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Article

Bond Properties of NHL-Based Mortars with Viscosity-Modifying Water-Retentive Admixtures

Department of Chemistry, Faculty of Civil Engineering, Brno University of Technology, Veveří 331/95, 602 00 Brno, Czech Republic
*
Author to whom correspondence should be addressed.
Minerals 2021, 11(7), 685; https://doi.org/10.3390/min11070685
Received: 27 May 2021 / Revised: 23 June 2021 / Accepted: 24 June 2021 / Published: 25 June 2021

Abstract

:
This article studies the influence of biopolymeric viscosity-modifying admixtures with water-retentive function on the physico-mechanical properties of natural hydraulic lime-based mortars and their adherence to the traditional fired-clay brick substrate. The use of admixtures increases the water/binder ratio, which in turn leads to a decrease in the strength of the mortars. The viscosity-modifying function improves the adhesive strength between mortar and pre-wetter brick by increasing the binder paste viscosity, while the water-retentive function along with increased water content may lead to a decrease in adhesive strength. On the contrary, water retention and increased water content are beneficial on a dry surface, while paste viscosity plays only a minor role. When subjected to temperature-varying cycles, the mortars are more prone to in-mortar failure during the pull-off test. The air-entraining function of some admixtures improves the frost resistance of the mortars; however, it would negatively affect the adhesive strength by incorporating pores into the contact zone between the mortar and brick substrate. This study showed that the use of some of the studied admixtures may improve the adhesion of mortar to the brick substrate.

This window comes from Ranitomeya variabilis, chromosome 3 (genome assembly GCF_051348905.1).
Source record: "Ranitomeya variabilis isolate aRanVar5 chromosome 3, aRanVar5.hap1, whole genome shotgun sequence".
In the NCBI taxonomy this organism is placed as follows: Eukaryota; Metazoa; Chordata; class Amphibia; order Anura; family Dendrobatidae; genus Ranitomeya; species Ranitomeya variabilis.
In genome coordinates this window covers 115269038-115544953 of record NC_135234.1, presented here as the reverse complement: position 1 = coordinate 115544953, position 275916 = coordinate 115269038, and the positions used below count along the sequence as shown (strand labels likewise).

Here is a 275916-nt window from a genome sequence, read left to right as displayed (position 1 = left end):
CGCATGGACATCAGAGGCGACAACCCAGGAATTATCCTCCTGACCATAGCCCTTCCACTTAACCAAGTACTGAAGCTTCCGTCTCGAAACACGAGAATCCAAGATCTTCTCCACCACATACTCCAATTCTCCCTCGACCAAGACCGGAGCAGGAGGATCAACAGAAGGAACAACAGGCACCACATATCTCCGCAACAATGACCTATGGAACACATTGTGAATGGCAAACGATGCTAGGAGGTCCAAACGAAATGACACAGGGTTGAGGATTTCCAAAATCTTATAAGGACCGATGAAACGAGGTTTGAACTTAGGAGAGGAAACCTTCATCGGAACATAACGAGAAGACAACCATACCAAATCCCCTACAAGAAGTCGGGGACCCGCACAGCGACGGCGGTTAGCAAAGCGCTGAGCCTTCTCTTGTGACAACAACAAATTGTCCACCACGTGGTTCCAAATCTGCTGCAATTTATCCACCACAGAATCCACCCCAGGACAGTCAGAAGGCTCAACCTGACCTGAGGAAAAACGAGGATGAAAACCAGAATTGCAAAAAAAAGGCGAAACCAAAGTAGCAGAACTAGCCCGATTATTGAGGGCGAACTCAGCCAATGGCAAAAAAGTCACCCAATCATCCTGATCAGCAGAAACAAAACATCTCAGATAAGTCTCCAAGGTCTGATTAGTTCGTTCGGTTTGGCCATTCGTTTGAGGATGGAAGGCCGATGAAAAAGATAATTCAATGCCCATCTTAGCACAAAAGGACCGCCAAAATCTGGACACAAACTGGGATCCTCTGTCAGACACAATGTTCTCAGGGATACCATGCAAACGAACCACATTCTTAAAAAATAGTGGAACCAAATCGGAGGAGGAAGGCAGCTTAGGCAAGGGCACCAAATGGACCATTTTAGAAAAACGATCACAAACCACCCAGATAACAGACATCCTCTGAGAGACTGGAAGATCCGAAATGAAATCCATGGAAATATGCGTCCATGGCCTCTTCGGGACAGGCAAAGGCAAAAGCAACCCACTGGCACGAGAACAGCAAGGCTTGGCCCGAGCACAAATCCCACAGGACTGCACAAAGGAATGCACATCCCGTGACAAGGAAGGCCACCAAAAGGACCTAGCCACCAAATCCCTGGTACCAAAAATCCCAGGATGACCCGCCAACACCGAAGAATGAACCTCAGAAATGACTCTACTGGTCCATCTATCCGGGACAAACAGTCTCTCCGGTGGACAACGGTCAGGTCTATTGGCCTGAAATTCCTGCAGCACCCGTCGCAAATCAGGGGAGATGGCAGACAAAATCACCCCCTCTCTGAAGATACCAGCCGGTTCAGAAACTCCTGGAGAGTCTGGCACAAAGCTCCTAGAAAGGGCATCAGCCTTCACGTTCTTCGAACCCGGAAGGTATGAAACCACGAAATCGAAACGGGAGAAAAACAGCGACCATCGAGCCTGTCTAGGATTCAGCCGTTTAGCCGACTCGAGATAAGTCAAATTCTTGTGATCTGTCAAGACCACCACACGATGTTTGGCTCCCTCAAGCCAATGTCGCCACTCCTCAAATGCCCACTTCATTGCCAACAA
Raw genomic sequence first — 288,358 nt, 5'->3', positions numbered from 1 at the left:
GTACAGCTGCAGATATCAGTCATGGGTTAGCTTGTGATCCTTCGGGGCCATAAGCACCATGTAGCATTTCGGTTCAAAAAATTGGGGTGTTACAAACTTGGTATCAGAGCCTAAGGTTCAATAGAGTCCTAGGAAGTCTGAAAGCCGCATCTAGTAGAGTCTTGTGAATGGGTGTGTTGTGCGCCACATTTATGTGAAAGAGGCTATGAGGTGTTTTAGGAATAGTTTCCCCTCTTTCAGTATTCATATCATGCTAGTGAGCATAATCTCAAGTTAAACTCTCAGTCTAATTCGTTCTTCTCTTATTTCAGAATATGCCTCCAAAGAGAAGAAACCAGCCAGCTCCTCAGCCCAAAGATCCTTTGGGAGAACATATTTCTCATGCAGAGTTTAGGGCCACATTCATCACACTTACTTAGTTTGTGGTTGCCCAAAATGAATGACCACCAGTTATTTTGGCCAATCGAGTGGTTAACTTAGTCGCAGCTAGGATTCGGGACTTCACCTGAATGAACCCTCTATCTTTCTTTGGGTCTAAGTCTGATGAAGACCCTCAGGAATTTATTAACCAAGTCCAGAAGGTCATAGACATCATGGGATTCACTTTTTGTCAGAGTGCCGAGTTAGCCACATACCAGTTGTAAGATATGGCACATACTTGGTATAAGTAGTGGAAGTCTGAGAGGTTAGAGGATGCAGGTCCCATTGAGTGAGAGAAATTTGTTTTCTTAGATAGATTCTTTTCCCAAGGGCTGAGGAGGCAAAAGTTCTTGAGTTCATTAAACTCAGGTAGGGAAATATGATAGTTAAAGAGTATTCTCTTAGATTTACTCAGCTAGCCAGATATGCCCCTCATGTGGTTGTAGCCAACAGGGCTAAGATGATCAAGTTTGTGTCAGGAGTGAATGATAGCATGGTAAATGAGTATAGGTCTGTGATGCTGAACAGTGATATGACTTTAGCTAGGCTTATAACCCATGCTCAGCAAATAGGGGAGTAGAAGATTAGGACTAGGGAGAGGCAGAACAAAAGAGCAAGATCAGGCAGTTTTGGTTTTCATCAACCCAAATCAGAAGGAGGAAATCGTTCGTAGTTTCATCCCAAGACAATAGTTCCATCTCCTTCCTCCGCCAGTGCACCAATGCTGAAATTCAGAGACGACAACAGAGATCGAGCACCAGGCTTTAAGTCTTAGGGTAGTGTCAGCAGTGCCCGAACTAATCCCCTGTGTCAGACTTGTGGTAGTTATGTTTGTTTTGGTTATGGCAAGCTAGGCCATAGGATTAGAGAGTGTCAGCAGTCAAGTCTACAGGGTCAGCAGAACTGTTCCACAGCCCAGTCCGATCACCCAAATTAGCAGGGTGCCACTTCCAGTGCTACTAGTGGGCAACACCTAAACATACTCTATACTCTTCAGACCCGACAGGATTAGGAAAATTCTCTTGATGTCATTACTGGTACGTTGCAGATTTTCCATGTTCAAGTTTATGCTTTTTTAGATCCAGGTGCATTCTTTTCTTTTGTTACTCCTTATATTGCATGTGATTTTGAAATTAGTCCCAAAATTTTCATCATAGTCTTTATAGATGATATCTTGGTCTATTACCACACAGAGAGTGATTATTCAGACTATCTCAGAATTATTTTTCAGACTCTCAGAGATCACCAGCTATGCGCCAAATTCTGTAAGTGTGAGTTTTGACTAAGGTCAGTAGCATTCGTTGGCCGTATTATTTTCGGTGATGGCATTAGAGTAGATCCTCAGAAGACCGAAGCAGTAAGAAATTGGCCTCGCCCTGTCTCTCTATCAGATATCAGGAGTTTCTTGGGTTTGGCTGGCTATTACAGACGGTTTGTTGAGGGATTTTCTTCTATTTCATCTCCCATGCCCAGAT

1. Introduction

Durability and longevity are desired characteristics for most products of mankind, especially for civil engineering structures, where the designed lifetime expectancy is rarely less than half a century, and this is usually affected by moral obsolescence and not the degradation of the main structural elements. Buildings comprise multiple components, each with its own lifetime expectancy, from several decades for the most exposed and/or least durable materials, e.g., paint finishes on wooden elements, up to several centuries for the main load-bearing structures such as walls. It is obvious that during the lifetime of the building, some of the components need to be changed/repaired/renewed in order to maintain the functionality of the system (even if only aesthetical). The philosophies of different approaches addressing the repairs of historical buildings are summarised in a two-part paper by A.M. Forster [1,2]. From the material point of view, the like-for-like performance-wise approach, along with the reversibility principle and undesirable performance of cementitious materials [3], is the main stimulus behind the renaissance of lime-based technologies in the last 50 years.
The lifetime expectancy of the protective plastering layer is about 50 years, so during the building’s lifetime, repair work is anticipated. The frequency and the extent of repair may be influenced during the design and construction period and then again during any of the forthcoming repair periods by choosing the best-possible combination of materials. The course of durability is often approached on the basis of separate materials [4,5,6,7] and not the complex plaster–substrate system as recommended by several RILEM technical papers [8,9], whereas the separate material methods are widely accepted while studying the effects of specific mixture constituents, e.g., aggregate grading [9].
In particular, but not only for lime-based mortars, durability is closely linked to the water absorption capacity, and therefore the microstructure of the mortar [4,9]. Apart from binder type, the microstructure is mainly influenced by the water/binder ratio (w/b) and the aggregate properties. Growing w/b leads to an increase in the mean pore diameter, and thus the size of voids between the particles, and mainly to an increase in the capillary water coefficient, one of the properties detrimental for durability [9,10].